Same old tune
NBC’s Perfect Harmony relies on tired stereotypes about rural America
Full access isn’t far.
We can’t release more of our sound journalism without a subscription, but we can make it easy for you to come aboard.
Get started for as low as $3.99 per month.
Current WORLD subscribers can log in to access content. Just go to "SIGN IN" at the top right.LET'S GO
Already a member? Sign in.
In movies and TV, one story premise seems used more often than most others: A new director takes over a music program, a football program, a literature department, etc. The latest example is NBC’s Perfect Harmony, a Thursday night comedy about a struggling church choir.
Not all such dramas feel stale (think Mr. Holland’s Opus). And of course, the newcomer teacher, director, or coach typically has new ideas that don’t jibe with the community. The problem comes when producers rely on lazy stereotypes to populate the small towns their choirs, schools, and churches inevitably inhabit.
This show has them all. Rednecks who married too early. A sugary-sweet pastor who turns out to be a villainous hypocrite. To be fair, though: All churches should strive for the diversity of Perfect Harmony’s fictional choir community.
Bradley Whitford (The West Wing) playing grumpy widower Arthur Cochran might be enough to draw viewers, but this show lacks Aaron Sorkin’s screenwriting chops. “I became head of one of the best music departments in the country without caring about being accepted,” Arthur declares at the start of Episode 2, summarizing the pilot for any viewers who missed it. “Why start now?”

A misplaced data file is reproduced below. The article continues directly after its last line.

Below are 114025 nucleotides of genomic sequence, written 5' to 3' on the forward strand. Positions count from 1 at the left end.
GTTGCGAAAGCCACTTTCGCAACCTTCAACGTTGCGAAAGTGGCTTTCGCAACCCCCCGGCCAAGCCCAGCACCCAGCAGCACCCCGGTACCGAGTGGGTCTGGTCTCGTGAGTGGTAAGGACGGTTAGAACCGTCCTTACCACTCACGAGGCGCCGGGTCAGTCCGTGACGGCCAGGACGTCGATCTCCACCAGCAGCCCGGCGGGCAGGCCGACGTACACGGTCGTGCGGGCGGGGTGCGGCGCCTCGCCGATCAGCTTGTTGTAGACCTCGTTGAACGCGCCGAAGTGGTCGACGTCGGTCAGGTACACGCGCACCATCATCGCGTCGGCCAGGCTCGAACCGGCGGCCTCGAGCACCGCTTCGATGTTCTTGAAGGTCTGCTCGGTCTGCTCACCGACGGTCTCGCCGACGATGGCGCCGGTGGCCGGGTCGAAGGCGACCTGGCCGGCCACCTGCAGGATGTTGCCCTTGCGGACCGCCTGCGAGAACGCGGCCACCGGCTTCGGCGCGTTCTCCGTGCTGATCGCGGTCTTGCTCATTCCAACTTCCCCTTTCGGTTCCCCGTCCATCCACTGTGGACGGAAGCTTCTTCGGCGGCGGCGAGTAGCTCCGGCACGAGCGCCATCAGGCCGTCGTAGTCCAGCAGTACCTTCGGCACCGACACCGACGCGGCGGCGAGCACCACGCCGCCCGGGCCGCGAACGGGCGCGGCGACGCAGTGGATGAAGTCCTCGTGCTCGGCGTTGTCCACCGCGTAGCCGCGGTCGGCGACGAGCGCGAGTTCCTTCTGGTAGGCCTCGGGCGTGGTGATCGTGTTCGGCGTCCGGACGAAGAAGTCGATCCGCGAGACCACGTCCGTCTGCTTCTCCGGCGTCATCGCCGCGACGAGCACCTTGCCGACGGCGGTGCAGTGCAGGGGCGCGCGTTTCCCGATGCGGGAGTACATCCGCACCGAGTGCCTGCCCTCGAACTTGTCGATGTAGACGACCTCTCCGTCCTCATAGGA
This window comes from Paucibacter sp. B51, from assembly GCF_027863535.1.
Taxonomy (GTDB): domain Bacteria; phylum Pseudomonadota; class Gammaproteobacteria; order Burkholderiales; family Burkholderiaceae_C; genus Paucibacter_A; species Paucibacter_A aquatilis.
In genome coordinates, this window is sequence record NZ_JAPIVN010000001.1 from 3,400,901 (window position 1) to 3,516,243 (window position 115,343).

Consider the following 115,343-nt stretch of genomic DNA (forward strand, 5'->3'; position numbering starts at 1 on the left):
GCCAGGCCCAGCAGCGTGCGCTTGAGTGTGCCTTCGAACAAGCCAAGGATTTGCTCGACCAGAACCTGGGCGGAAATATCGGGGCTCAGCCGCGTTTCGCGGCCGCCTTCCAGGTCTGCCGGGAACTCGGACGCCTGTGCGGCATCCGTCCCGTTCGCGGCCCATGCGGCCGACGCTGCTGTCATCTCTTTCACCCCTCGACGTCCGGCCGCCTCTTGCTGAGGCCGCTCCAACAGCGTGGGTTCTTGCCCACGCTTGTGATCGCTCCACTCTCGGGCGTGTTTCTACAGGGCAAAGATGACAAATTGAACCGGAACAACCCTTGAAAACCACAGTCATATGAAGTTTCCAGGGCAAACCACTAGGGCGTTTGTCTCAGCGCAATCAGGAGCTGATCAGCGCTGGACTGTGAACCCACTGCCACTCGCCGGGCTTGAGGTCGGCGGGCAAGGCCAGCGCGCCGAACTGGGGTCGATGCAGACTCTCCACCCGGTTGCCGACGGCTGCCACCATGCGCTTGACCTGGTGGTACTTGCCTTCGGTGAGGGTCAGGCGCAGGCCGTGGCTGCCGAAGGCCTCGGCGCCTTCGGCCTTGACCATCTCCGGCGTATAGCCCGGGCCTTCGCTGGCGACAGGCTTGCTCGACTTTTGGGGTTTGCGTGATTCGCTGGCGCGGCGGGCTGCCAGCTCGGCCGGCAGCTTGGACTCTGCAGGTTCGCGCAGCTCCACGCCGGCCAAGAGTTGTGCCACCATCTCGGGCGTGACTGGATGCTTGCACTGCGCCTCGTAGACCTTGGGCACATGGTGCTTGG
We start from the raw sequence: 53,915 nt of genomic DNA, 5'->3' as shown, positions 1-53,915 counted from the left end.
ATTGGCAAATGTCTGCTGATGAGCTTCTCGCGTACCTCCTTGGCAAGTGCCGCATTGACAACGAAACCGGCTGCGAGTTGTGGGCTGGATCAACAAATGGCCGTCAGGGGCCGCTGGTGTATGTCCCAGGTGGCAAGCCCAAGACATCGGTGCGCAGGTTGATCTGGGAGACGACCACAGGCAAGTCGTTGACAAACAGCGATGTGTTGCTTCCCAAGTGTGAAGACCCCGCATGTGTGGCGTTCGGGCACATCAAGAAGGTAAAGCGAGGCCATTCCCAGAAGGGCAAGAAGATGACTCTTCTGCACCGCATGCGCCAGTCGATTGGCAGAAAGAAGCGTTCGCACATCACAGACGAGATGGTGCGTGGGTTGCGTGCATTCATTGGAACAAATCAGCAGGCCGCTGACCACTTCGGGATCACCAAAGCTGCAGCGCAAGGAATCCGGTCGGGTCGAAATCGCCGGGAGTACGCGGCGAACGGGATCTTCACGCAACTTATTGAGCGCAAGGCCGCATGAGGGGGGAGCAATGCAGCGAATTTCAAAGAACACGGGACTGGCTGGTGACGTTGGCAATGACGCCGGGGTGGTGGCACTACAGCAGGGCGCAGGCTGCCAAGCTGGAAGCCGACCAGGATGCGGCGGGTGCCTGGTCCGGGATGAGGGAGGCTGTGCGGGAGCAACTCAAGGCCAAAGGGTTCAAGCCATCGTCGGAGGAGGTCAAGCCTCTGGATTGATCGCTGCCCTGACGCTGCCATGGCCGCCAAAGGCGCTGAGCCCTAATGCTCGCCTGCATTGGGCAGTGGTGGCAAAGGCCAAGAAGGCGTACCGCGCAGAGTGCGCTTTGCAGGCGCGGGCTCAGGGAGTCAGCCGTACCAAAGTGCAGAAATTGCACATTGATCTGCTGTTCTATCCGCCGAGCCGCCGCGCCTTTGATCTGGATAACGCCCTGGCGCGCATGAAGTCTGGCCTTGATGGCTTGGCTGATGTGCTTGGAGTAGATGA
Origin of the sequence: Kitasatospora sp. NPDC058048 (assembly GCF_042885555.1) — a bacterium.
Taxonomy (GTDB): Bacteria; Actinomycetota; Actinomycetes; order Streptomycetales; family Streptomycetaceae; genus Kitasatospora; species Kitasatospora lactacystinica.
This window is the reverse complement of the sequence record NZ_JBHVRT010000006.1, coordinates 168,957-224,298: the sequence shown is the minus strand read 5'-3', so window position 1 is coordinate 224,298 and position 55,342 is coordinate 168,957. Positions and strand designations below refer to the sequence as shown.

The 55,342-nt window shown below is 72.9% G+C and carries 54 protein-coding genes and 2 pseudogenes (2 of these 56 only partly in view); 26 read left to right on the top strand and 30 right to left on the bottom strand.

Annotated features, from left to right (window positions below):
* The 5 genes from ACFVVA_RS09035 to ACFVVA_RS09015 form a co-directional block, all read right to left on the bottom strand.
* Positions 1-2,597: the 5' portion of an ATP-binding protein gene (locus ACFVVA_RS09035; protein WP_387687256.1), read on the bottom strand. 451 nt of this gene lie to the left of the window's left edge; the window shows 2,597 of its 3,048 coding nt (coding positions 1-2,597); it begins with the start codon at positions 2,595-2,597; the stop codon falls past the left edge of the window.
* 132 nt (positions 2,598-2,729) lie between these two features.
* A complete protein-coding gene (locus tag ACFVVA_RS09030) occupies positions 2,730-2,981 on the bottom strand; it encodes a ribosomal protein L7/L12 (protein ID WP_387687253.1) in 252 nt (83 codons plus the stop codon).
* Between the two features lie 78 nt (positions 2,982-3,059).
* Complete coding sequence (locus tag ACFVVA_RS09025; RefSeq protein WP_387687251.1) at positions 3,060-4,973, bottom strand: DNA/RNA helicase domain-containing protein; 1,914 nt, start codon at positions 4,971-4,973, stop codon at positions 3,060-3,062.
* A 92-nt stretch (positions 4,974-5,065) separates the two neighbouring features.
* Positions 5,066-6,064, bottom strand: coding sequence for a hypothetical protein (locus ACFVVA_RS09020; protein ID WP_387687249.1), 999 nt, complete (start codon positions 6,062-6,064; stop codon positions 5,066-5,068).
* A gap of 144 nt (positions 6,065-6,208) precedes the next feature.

Some quicker-witted dialogue peppers the show, and certain characters show more nuance after Episode 1. And yes, there’s plenty of music, like a mash-up of “Hallelujah Chorus” and “Eye of the Tiger.” Still, viewers may not get a chance to see if things improve: Ratings for the first two episodes were dismal.
Last year NBC tried a series with a similar premise, Rise, loosely based on a young adult book series. The show was extremely sexualized and highlighted the “small-minded,” small-town folk making life hard for a theater director. It didn’t get picked up for a second season.
Which raises the question: When will Hollywood get the message that relying on rural America for clichéd characters isn’t as profitable as it thinks?
—This review has been updated to correct the name of the screenwriter of The West Wing.
If you enjoyed this article and would like to support WORLD's brand of Biblically sound journalism, click here.